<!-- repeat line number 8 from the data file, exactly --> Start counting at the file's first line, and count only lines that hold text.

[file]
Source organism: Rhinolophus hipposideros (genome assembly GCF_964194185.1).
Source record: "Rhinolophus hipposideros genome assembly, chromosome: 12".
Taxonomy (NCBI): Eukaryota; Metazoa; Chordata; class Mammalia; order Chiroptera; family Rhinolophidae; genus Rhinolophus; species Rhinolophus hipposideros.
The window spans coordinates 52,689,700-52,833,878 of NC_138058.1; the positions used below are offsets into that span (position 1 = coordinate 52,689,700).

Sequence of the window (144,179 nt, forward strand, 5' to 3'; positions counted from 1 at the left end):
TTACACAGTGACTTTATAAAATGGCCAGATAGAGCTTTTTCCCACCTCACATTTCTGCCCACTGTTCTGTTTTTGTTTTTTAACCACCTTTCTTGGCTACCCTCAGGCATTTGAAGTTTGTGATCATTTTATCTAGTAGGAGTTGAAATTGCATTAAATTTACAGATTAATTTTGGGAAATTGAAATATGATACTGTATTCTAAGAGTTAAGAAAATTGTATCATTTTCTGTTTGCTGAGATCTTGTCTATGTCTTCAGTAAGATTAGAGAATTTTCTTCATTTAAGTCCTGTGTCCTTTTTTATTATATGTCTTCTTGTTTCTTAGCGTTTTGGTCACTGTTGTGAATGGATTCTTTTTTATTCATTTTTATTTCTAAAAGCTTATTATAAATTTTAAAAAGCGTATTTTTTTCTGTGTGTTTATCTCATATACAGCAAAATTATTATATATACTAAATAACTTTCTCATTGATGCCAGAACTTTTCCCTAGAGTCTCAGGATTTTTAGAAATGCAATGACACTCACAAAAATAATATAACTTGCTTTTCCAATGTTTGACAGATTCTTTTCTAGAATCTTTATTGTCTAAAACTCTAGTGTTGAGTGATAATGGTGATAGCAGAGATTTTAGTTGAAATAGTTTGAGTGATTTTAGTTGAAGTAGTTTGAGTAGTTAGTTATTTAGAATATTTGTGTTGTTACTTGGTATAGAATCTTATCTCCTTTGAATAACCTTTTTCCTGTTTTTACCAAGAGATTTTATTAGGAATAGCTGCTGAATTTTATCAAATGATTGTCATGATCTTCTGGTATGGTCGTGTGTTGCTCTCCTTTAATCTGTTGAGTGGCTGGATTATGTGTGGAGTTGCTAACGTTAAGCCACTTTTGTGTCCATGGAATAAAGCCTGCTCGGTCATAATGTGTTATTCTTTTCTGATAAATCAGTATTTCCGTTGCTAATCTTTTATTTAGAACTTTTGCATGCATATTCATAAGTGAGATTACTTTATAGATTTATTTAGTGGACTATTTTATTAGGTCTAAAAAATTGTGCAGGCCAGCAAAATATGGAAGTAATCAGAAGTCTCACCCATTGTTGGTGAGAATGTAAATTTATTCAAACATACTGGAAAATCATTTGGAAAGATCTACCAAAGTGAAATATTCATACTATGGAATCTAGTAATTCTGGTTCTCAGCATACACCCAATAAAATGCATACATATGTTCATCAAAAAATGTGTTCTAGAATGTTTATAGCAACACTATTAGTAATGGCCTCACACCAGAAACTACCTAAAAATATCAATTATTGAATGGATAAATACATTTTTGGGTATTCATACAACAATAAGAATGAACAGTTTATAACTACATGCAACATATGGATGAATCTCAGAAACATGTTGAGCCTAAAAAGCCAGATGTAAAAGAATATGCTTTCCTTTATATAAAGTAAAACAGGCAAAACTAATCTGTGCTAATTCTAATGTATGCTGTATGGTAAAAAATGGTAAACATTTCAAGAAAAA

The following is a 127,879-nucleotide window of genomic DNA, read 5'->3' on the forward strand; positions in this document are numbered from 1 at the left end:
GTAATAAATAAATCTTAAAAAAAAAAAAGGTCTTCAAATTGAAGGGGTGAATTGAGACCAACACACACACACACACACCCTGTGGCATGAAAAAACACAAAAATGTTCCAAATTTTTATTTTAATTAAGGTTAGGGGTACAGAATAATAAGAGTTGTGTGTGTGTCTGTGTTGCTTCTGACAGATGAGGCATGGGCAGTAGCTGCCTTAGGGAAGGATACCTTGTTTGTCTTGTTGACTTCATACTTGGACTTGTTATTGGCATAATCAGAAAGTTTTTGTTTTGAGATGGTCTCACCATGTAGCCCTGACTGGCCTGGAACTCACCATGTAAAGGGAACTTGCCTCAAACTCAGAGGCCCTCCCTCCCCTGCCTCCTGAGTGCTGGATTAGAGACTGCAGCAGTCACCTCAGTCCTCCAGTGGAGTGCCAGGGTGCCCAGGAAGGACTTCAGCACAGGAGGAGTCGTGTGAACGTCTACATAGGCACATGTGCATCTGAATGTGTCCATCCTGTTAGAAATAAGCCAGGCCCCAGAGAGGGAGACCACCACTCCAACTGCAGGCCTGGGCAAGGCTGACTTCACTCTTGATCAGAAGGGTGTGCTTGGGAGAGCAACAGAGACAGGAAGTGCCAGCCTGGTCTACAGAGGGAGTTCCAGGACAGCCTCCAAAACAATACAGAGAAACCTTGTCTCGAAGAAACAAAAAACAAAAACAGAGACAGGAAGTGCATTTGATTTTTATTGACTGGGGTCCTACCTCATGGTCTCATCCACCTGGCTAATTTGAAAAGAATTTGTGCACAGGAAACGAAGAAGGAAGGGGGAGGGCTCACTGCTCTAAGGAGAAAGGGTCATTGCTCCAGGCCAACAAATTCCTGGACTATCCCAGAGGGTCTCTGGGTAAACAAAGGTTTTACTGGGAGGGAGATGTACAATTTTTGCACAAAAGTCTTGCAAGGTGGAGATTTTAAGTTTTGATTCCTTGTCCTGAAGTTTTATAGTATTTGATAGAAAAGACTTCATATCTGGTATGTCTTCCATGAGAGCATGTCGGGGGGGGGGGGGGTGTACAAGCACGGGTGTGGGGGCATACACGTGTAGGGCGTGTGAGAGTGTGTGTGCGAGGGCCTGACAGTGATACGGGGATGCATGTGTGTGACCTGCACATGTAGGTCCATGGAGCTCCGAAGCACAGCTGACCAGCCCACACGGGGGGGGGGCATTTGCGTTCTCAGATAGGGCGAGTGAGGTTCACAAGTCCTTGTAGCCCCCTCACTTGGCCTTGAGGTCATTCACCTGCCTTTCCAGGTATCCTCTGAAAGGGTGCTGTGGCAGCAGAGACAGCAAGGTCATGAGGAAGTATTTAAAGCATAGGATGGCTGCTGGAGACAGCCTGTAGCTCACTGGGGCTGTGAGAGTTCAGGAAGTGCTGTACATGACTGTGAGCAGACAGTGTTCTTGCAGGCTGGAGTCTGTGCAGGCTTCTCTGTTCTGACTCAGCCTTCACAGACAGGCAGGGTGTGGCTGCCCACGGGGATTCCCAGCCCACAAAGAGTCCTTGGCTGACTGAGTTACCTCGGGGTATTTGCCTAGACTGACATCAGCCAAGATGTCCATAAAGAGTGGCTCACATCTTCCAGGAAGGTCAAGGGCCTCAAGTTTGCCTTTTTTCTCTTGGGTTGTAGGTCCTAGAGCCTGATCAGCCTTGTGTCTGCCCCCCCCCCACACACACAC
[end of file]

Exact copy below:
GTAATAAATAAATCTTAAAAAAAAAAAAGGTCTTCAAATTGAAGGGGTGAATTGAGACCAACACACACACACACACACCCTGTGGCATGAAAAAACACAAAAATGTTCCAAATTTTTATTTTAATTAAGGTTAGGGGTACAGAATAATAAGAGTTGTGTGTGTGTCTGTGTTGCTTCTGACAGATGAGGCATGGGCAGTAGCTGCCTTAGGGAAGGATACCTTGTTTGTCTTGTTGACTTCATACTTGGACTTGTTATTGGCATAATCAGAAAGTTTTTGTTTTGAGATGGTCTCACCATGTAGCCCTGACTGGCCTGGAACTCACCATGTAAAGGGAACTTGCCTCAAACTCAGAGGCCCTCCCTCCCCTGCCTCCTGAGTGCTGGATTAGAGACTGCAGCAGTCACCTCAGTCCTCCAGTGGAGTGCCAGGGTGCCCAGGAAGGACTTCAGCACAGGAGGAGTCGTGTGAACGTCTACATAGGCACATGTGCATCTGAATGTGTCCATCCTGTTAGAAATAAGCCAGGCCCCAGAGAGGGAGACCACCACTCCAACTGCAGGCCTGGGCAAGGCTGACTTCACTCTTGATCAGAAGGGTGTGCTTGGGAGAGCAACAGAGACAGGAAGTGCCAGCCTGGTCTACAGAGGGAGTTCCAGGACAGCCTCCAAAACAATACAGAGAAACCTTGTCTCGAAGAAACAAAAAACAAAAACAGAGACAGGAAGTGCATTTGATTTTTATTGACTGGGGTCCTACCTCATGGTCTCATCCACCTGGCTAATTTGAAAAGAATTTGTGCACAGGAAACGAAGAAGGAAGGGGGAGGGCTCACTGCTCTAAGGAGAAAGGGTCATTGCTCCAGGCCAACAAATTCCTGGACTATCCCAGAGGGTCTCTGGGTAAACAAAGGTTTTACTGGGAGGGAGATGTACAATTTTTGCACAAAAGTCTTGCAAGGTGGAGATTTTAAGTTTTGATTCCTTGTCCTGAAGTTTTATAGTATTTGATAGAAAAGACTTCATATCTGGTATGTCTTCCATGAGAGCATGTCGGGGGGGGGGGGGGTGTACAAGCACGGGTGTGGGGGCATACACGTGTAGGGCGTGTGAGAGTGTGTGTGCGAGGGCCTGACAGTGATACGGGGATGCATGTGTGTGACCTGCACATGTAGGTCCATGGAGCTCCGAAGCACAGCTGACCAGCCCACACGGGGGGGGGGCATTTGCGTTCTCAGATAGGGCGAGTGAGGTTCACAAGTCCTTGTAGCCCCCTCACTTGGCCTTGAGGTCATTCACCTGCCTTTCCAGGTATCCTCTGAAAGGGTGCTGTGGCAGCAGAGACAGCAAGGTCATGAGGAAGTATTTAAAGCATAGGATGGCTGCTGGAGACAGCCTGTAGCTCACTGGGGCTGTGAGAGTTCAGGAAGTGCTGTACATGACTGTGAGCAGACAGTGTTCTTGCAGGCTGGAGTCTGTGCAGGCTTCTCTGTTCTGACTCAGCCTTCACAGACAGGCAGGGTGTGGCTGCCCACGGGGATTCCCAGCCCACAAAGAGTCCTTGGCTGACTGAGTTACCTCGGGGTATTTGCCTAGACTGACATCAGCCAAGATGTCCATAAAGAGTGGCTCACATCTTCCAGGAAGGTCAAGGGCCTCAAGTTTGCCTTTTTTCTCTTGGGTTGTAGGTCCTAGAGCCTGATCAGCCTTGTGTCTGCCCCCCCCCCACACACACAC